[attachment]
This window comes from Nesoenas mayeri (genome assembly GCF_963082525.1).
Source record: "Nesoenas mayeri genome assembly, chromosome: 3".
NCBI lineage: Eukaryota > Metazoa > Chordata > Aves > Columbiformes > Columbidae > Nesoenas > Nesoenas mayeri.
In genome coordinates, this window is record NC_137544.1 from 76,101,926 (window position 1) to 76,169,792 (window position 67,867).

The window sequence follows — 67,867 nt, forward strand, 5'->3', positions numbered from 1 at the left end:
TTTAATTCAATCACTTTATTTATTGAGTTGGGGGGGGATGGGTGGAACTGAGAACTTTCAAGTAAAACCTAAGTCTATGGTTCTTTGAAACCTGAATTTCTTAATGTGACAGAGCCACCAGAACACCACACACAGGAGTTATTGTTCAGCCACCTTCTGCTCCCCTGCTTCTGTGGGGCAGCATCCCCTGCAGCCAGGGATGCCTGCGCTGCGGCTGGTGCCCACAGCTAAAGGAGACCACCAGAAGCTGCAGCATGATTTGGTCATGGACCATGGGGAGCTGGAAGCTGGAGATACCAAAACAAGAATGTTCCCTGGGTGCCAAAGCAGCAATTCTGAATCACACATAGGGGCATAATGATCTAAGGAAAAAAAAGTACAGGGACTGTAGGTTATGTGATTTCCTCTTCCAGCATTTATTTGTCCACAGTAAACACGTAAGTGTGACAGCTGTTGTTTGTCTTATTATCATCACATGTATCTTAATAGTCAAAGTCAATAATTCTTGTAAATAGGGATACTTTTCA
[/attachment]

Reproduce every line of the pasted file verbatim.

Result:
This window comes from Nesoenas mayeri (genome assembly GCF_963082525.1).
Source record: "Nesoenas mayeri genome assembly, chromosome: 3".
NCBI lineage: Eukaryota > Metazoa > Chordata > Aves > Columbiformes > Columbidae > Nesoenas > Nesoenas mayeri.
In genome coordinates, this window is record NC_137544.1 from 76,101,926 (window position 1) to 76,169,792 (window position 67,867).

The window sequence follows — 67,867 nt, forward strand, 5'->3', positions numbered from 1 at the left end:
TTTAATTCAATCACTTTATTTATTGAGTTGGGGGGGGATGGGTGGAACTGAGAACTTTCAAGTAAAACCTAAGTCTATGGTTCTTTGAAACCTGAATTTCTTAATGTGACAGAGCCACCAGAACACCACACACAGGAGTTATTGTTCAGCCACCTTCTGCTCCCCTGCTTCTGTGGGGCAGCATCCCCTGCAGCCAGGGATGCCTGCGCTGCGGCTGGTGCCCACAGCTAAAGGAGACCACCAGAAGCTGCAGCATGATTTGGTCATGGACCATGGGGAGCTGGAAGCTGGAGATACCAAAACAAGAATGTTCCCTGGGTGCCAAAGCAGCAATTCTGAATCACACATAGGGGCATAATGATCTAAGGAAAAAAAAGTACAGGGACTGTAGGTTATGTGATTTCCTCTTCCAGCATTTATTTGTCCACAGTAAACACGTAAGTGTGACAGCTGTTGTTTGTCTTATTATCATCACATGTATCTTAATAGTCAAAGTCAATAATTCTTGTAAATAGGGATACTTTTCA